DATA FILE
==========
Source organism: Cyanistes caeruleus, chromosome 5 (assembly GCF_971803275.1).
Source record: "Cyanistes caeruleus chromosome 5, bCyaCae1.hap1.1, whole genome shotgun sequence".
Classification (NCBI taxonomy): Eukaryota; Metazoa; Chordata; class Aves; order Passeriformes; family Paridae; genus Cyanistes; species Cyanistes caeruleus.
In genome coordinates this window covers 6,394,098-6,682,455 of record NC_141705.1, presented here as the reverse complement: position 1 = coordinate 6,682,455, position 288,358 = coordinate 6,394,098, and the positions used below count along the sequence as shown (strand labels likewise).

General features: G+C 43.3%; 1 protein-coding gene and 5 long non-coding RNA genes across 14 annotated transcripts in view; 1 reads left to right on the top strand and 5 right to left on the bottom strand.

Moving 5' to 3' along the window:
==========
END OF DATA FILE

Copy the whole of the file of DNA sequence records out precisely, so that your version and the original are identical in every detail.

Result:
Source organism: Cyanistes caeruleus, chromosome 5 (assembly GCF_971803275.1).
Source record: "Cyanistes caeruleus chromosome 5, bCyaCae1.hap1.1, whole genome shotgun sequence".
Classification (NCBI taxonomy): Eukaryota; Metazoa; Chordata; class Aves; order Passeriformes; family Paridae; genus Cyanistes; species Cyanistes caeruleus.
In genome coordinates this window covers 6,394,098-6,682,455 of record NC_141705.1, presented here as the reverse complement: position 1 = coordinate 6,682,455, position 288,358 = coordinate 6,394,098, and the positions used below count along the sequence as shown (strand labels likewise).

General features: G+C 43.3%; 1 protein-coding gene and 5 long non-coding RNA genes across 14 annotated transcripts in view; 1 reads left to right on the top strand and 5 right to left on the bottom strand.

Moving 5' to 3' along the window: